For the 127 families of Medical Slum, a warren of tin shacks set in the shadow of a towering yellow-brick pharmaceutical factory, just listing all the problems the community faces is no easy task.
There’s a lack of water, as ever-longer dry spells and overuse of the city’s groundwater empty wells. There’s flooding when heavy rains do come, washing sewage from the community’s open toilet and effluent from the nearby factory into homes and forcing families to wade to their wooden beds, propped up on bricks out of the flood waters.
Electricity is scarce and costly. Jobs are hard to come by, and poorly paid. Credit is available largely at loan-shark rates.
Girls are married too young, and many women fear for their safety in the slum’s narrow alleyways after dark, residents say.
“And the heat!” lamented Abdul Sattar, an old man in a white prayer cap, his long beard tinged orange with henna. “The summer is longer, and the heat is bad. Winter is disappearing. There’s a big shift.”
Climate change is making an already tough life even harder for many of the estimated 20 million people now crammed into heaving greater Dhaka. Its population continues to grow at nearly 5% a year as migrants -- many of whom have lost their farms to worsening erosion, storms and sea-level rise -- flood in, seeking new work. “If we told them to go back, where would they go?” asked Sirajul Islam, chief urban planner for the Dhaka South City Corporation, which manages the southern half of Dhaka.
But at least some of the city’s 3 million slum dwellers -- many squeezed into one-room shacks of tin, bamboo, plastic sacks and wood -- are now looking for ways to lower the risks from climate change and a host of other problems.
Solar panels to pumps
In Medical Slum, in Tongi district, a newly formed community development committee has, over the last year, mapped out threats to the neighbourhood, from flooding to pollution from the pharmaceutical plant, as well as resources, including a nearby police station, and hospital.
With the map in hand, the community -- most of them migrants who lost land in different parts of the country -- has drawn up a list of its priorities for action.
Those include buying submersible pumps to clear away flood-water, and obtain clean drinking water from a well, installing solar panels to power street-lights, and eventually creating a few roads wide enough for fire trucks and other emergency vehicles to pass.
The community’s top priority -- garbage collection, to help keep clear the drains that carry away flood-waters -- has already been arranged for the first time through the municipal authority.
Some young members of the new committee have also been trained as emergency volunteers, to assist fire-fighters and police in the event of disasters.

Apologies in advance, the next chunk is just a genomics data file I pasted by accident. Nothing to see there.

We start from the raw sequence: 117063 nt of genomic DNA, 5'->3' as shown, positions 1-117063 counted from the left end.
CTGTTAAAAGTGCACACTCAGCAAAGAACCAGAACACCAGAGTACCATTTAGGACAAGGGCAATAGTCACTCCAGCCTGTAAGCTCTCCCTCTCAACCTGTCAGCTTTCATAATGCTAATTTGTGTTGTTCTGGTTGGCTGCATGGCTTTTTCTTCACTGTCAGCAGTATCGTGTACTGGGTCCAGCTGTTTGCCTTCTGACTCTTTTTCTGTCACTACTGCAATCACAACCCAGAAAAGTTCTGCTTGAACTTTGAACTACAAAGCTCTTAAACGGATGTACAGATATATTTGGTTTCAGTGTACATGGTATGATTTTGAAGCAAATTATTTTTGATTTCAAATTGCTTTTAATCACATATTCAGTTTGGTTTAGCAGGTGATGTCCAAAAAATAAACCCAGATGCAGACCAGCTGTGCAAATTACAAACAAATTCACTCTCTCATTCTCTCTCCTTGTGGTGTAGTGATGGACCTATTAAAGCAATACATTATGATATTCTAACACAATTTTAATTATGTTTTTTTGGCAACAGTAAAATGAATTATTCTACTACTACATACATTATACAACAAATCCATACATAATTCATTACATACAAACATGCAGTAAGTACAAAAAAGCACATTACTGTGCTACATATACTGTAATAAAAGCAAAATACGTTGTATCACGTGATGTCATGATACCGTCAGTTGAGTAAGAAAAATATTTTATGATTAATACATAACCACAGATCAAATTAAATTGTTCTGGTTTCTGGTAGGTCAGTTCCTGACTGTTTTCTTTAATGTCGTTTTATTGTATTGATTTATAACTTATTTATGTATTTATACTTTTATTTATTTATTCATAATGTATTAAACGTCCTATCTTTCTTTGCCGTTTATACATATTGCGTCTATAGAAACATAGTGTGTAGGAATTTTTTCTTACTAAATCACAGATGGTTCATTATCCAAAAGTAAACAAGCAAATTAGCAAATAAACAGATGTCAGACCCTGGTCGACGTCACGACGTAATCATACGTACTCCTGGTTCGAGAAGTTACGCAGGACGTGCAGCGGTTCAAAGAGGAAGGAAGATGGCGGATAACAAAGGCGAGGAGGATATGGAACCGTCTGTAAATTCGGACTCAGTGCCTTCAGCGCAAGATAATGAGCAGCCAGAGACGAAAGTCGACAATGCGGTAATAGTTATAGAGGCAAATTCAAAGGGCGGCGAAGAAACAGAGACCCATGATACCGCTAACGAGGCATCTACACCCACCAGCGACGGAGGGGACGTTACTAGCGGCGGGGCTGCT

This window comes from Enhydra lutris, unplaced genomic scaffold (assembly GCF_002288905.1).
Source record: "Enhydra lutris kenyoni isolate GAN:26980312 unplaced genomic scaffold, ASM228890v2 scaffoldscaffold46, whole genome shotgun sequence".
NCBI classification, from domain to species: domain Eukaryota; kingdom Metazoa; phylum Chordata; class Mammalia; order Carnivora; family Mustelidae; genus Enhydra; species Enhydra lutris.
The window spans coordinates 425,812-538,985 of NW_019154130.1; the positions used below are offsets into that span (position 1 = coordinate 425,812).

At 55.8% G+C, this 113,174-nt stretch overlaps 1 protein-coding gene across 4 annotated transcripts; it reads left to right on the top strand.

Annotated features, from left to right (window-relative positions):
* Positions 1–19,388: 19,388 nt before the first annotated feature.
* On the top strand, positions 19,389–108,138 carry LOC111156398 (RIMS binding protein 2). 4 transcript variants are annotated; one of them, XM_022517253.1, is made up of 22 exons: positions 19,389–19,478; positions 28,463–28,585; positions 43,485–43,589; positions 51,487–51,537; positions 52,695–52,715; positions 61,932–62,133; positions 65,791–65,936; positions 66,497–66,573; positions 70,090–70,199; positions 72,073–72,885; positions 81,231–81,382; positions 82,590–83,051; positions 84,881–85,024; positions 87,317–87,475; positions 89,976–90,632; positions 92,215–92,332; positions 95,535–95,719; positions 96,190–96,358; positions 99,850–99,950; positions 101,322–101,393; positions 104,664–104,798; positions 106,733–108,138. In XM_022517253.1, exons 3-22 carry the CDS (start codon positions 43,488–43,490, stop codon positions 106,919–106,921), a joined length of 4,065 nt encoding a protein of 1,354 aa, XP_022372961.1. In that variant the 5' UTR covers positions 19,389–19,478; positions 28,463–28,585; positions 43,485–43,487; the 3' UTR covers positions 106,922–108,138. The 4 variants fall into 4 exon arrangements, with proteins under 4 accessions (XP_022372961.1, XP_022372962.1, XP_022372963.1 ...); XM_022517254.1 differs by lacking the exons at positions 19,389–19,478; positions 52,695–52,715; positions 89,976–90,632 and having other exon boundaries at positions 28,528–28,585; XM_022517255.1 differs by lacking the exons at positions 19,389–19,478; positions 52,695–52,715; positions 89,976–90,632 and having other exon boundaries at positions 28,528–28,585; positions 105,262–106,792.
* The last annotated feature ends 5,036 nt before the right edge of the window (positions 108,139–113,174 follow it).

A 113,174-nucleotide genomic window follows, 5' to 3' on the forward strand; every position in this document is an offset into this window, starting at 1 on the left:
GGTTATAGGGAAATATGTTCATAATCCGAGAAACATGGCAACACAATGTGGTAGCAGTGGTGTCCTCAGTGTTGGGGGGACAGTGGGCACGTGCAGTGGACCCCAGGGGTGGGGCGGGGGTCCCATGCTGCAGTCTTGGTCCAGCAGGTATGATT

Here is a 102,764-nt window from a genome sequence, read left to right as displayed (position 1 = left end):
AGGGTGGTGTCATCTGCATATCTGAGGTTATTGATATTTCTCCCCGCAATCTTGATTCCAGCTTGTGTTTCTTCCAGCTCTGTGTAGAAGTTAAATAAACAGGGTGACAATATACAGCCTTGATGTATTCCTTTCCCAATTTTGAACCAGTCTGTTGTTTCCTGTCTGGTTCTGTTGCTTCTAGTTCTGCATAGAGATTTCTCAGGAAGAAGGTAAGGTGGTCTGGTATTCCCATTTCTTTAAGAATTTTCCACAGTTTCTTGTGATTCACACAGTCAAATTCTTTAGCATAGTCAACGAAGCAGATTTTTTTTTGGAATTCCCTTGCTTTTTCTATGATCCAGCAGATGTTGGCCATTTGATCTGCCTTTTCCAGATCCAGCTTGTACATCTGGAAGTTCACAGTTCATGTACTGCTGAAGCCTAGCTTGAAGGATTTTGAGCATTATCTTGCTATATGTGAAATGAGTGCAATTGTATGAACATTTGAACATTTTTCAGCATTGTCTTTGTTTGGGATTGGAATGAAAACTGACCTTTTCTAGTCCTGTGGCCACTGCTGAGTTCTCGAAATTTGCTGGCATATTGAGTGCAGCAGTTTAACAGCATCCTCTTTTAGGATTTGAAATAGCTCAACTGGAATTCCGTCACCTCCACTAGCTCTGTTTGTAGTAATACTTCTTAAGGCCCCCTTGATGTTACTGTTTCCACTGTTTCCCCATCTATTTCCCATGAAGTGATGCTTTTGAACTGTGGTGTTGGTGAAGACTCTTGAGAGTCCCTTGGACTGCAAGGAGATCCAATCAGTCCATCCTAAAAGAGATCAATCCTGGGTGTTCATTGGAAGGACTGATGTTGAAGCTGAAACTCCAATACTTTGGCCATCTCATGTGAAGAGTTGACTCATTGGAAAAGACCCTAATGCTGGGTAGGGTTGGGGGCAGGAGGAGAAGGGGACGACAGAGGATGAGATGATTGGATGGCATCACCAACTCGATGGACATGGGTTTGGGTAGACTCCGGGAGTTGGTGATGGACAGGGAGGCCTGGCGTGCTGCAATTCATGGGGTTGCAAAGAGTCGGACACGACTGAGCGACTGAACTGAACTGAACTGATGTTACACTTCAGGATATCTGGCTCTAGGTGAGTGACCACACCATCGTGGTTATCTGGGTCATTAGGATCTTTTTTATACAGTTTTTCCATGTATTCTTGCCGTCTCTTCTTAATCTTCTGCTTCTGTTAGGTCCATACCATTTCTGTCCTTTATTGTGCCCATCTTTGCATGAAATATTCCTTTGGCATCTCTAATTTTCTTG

“The community was not united earlier. We didn’t interact with each other much. Now we do,” said Poly, a 32-year-old development committee member who goes by one name, like many people in Bangladesh.
“We are a team, and we are ready to act if something happens,” she said.
The new social cohesion, and a big role for women in planning, are key to helping communities like Medical Slum begin to tackle some of their problems, said Palash Mondal of aid agency CARE.
It, with the Village Education Resource Centre (VERC), a local partner, is working with the community development committee to build resilience to threats in Medical Slum, backed by funding from the Switzerland-based C&A Foundation.
“Women are now aware of their rights, and can raise their voices. Before, we couldn’t do this,” said committee president Kalpona Begum, 55.
The community’s meeting hall, a tin-roofed shed with a cardboard ceiling, and orange tarp stretched over its concrete floor, is plastered with hand-drawn posters illustrating ways to reduce earthquake and fire risks, and to combat social ills -- including one image of an old man and a young girl in a red wedding veil, with a big red X marked over it.
The efforts to unite the community to build resilience to climate change and disasters have already helped halt at least one child marriage, said Shaheen, a VERC community coordinator.
Two months ago, she stopped by the home of a local widow, to find out if her 14-year-old daughter Jasmine, who had been forced to leave school as money was short, was interested in some training to become a garment factory worker.
Many slum residents find work at Dhaka’s garment factories, earning about $50 per month of 12-hour shifts, or spend their days recycling plastic wrapping in sheds within the slum.
Jasmine’s mother said the training wasn’t necessary, as she planned to send her daughter back to their native village to marry.
Shaheen contacted members of a women’s group, who visited to urge Jasmine’s mother not to break the law by marrying her daughter at such a young age. The woman relented, and Jasmine, a shy, quiet girl in a red tunic, now stays at home in Medical Slum.
Jasmine watches her younger brothers during the day, and spends time in the late afternoon with her 13-year-old friend Farjana, in the shade of the coconut trees just outside the slum’s entrance.
She is relieved not to be on her way to becoming a bride just yet. “Early marriage is not healthy for us,” she said. “I am not yet mature enough to give birth.”
This article was originally printed by the Thomson Reuters Foundation, the charitable arm of Thomson Reuters, that covers humanitarian news, climate change, women’s rights, trafficking and property rights. Visit http://news.trust.org/climate.